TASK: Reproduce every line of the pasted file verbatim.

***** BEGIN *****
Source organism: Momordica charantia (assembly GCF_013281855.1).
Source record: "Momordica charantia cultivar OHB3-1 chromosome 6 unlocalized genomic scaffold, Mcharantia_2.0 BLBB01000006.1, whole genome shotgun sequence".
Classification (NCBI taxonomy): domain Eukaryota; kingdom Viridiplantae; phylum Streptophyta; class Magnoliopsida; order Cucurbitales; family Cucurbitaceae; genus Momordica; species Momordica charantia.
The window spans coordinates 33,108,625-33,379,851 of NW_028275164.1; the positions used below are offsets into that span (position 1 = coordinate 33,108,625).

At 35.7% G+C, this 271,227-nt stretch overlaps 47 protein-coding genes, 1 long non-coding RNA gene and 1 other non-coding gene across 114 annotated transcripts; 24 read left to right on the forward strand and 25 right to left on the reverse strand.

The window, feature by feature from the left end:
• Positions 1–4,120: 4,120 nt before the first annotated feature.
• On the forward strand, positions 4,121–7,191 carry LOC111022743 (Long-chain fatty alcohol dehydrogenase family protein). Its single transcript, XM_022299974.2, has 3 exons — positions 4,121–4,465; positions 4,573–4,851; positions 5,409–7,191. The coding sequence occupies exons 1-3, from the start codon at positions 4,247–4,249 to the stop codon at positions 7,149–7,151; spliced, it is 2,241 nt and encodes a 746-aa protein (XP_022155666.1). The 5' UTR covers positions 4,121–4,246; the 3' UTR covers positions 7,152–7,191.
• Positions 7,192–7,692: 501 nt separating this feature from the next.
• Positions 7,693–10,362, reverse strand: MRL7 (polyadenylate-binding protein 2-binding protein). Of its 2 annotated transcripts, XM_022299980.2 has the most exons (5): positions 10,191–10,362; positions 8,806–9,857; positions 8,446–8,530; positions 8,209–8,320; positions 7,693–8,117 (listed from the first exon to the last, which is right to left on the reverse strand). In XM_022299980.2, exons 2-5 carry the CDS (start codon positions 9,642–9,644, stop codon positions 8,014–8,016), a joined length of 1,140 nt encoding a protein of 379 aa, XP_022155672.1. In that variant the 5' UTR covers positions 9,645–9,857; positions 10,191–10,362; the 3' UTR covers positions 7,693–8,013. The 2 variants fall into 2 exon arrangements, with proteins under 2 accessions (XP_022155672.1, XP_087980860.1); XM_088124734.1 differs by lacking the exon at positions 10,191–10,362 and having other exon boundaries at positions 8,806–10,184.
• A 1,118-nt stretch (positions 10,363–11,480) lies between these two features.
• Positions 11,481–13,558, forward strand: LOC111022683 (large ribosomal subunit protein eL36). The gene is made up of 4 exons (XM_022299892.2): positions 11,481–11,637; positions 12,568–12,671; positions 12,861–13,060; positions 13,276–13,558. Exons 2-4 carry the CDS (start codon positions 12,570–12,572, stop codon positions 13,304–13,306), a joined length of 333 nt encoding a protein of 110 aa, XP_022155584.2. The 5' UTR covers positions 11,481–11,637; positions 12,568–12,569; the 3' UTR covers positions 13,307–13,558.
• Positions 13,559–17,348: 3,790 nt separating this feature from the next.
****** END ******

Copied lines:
Source organism: Momordica charantia (assembly GCF_013281855.1).
Source record: "Momordica charantia cultivar OHB3-1 chromosome 6 unlocalized genomic scaffold, Mcharantia_2.0 BLBB01000006.1, whole genome shotgun sequence".
Classification (NCBI taxonomy): domain Eukaryota; kingdom Viridiplantae; phylum Streptophyta; class Magnoliopsida; order Cucurbitales; family Cucurbitaceae; genus Momordica; species Momordica charantia.
The window spans coordinates 33,108,625-33,379,851 of NW_028275164.1; the positions used below are offsets into that span (position 1 = coordinate 33,108,625).

At 35.7% G+C, this 271,227-nt stretch overlaps 47 protein-coding genes, 1 long non-coding RNA gene and 1 other non-coding gene across 114 annotated transcripts; 24 read left to right on the forward strand and 25 right to left on the reverse strand.

The window, feature by feature from the left end:
• Positions 1–4,120: 4,120 nt before the first annotated feature.
• On the forward strand, positions 4,121–7,191 carry LOC111022743 (Long-chain fatty alcohol dehydrogenase family protein). Its single transcript, XM_022299974.2, has 3 exons — positions 4,121–4,465; positions 4,573–4,851; positions 5,409–7,191. The coding sequence occupies exons 1-3, from the start codon at positions 4,247–4,249 to the stop codon at positions 7,149–7,151; spliced, it is 2,241 nt and encodes a 746-aa protein (XP_022155666.1). The 5' UTR covers positions 4,121–4,246; the 3' UTR covers positions 7,152–7,191.
• Positions 7,192–7,692: 501 nt separating this feature from the next.
• Positions 7,693–10,362, reverse strand: MRL7 (polyadenylate-binding protein 2-binding protein). Of its 2 annotated transcripts, XM_022299980.2 has the most exons (5): positions 10,191–10,362; positions 8,806–9,857; positions 8,446–8,530; positions 8,209–8,320; positions 7,693–8,117 (listed from the first exon to the last, which is right to left on the reverse strand). In XM_022299980.2, exons 2-5 carry the CDS (start codon positions 9,642–9,644, stop codon positions 8,014–8,016), a joined length of 1,140 nt encoding a protein of 379 aa, XP_022155672.1. In that variant the 5' UTR covers positions 9,645–9,857; positions 10,191–10,362; the 3' UTR covers positions 7,693–8,013. The 2 variants fall into 2 exon arrangements, with proteins under 2 accessions (XP_022155672.1, XP_087980860.1); XM_088124734.1 differs by lacking the exon at positions 10,191–10,362 and having other exon boundaries at positions 8,806–10,184.
• A 1,118-nt stretch (positions 10,363–11,480) lies between these two features.
• Positions 11,481–13,558, forward strand: LOC111022683 (large ribosomal subunit protein eL36). The gene is made up of 4 exons (XM_022299892.2): positions 11,481–11,637; positions 12,568–12,671; positions 12,861–13,060; positions 13,276–13,558. Exons 2-4 carry the CDS (start codon positions 12,570–12,572, stop codon positions 13,304–13,306), a joined length of 333 nt encoding a protein of 110 aa, XP_022155584.2. The 5' UTR covers positions 11,481–11,637; positions 12,568–12,569; the 3' UTR covers positions 13,307–13,558.
• Positions 13,559–17,348: 3,790 nt separating this feature from the next.